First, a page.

* I talked with series CEO Mark Miles for 20 minutes before the race. You can go to my Twitter @SpinDoctor500 to read his quotes. I'll have some more of that conversation in this space in upcoming weeks.
* I think it's more likely than not that Derrick Walker has lost the confidence of the garage area. I don't know if he can regain it. The last time drivers were this concerned, only a couple of years ago, it led to major changes in the IndyCar management.
* Having been a part of the IndyCar scene since the 1970s, I can honestly say I have never experienced a more unhappy garage area than I did Saturday morning. People were a little more rested after an off-weekend. But that did nothing to brighten the mood about the scheduling, rules and every other issue under the IndyCar sun. Honestly, talking to long-time friends who still toil as crew members and in other roles made me sad.
* To those trotting out the old "any publicity is good publicity" lie, please stop embarrassing yourself. Anyone who has ever actually gotten paid to be a PR professional knows that is false. Do you really think IndyCar would benefit from the publicity of another driver fatality? Do you think that's the media exposure sponsors want?
* The multi-person race control system has been proven to be a failure and needs to be changed ASAP. The inconsistent nature of the officiating cannot be explained or tolerated. How did Graham Rahal not get a penalty following the pit incident that has been routinely penalized with at least a stop-and-go for decades? The Grassy Knoll types think it had something to do with keeping on-the-fence Honda from leaving the series.
* Scott Pruett likely is near retirement. Mr. Miles, please talk to him about becoming the new race director. But he'd only be interested if he's the sole decision-maker from the time the green flag waves until the checkered flag is displayed.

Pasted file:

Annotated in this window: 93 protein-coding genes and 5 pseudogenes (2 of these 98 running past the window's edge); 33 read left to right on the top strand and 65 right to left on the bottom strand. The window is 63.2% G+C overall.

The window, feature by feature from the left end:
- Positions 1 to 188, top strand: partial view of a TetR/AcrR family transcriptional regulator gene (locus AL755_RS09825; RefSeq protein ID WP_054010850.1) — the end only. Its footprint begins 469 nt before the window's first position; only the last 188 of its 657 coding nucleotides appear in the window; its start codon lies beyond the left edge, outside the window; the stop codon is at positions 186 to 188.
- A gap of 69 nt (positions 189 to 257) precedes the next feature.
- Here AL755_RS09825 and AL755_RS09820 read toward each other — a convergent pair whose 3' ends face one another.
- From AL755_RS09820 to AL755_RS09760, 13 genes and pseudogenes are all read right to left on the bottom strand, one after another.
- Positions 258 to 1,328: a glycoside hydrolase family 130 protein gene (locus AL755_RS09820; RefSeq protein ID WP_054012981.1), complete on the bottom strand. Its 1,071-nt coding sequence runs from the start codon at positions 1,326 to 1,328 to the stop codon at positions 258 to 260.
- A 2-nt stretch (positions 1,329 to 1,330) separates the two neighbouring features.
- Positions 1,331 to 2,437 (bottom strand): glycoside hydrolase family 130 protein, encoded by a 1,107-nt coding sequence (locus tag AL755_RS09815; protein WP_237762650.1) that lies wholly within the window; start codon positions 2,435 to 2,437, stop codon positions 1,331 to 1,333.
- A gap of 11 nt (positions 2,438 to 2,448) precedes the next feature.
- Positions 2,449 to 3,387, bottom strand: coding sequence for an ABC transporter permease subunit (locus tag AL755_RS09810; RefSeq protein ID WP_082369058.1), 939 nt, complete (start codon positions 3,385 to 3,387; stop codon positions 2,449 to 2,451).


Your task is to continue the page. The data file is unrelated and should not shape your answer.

* The tiny crowd of just a couple of thousand was sad and embarrassing but not much of a story because it was so expected. That's what happens with a late June date on a Saturday afternoon in California. Trust me, the series won't be back in Fontana unless it gets a September date.
POWER PLAYERS for the week of June 28: This week's 10 most influential people in the Business and Politics of Motorsports, as selected by long-time journalist/publicist and industry insider Michael Knight.
3. Derrick Walker -- No one in motorsports is more under-the-gun right now than IndyCar's competition president. Drivers say he didn't act on their pre-MAVTV 500 concerns about pack racing and safety given the aero rules IndyCar dictated. And then there's the whole issue of inconsistent officiating.
4. Kyle Busch -- His win -- on a road course, no less -- is nothing less than inspirational and should earn the praise of the national media.
5. Graham Rahal -- Media-friendly second-generation driver wins what was perhaps the scariest IndyCar race ever run. No other driver can explain it better to the national media.
6. Brett Frood -- Stewart-Haas Racing executive VP says he's "confident" in signing a new sponsor for Danica Patrick and re-signing her to stay with the team.
9. Tony Kanaan -- The most vocal of the IndyCar drivers post-Fontana. His voice carries the weight of being an Indy 500 winner and series champion.
10. Joie Chitwood -- Daytona International Speedway president works through the facility hassles of the last big racing weekend before "re-imagining" construction is scheduled for completion.
[ more next week . . . ]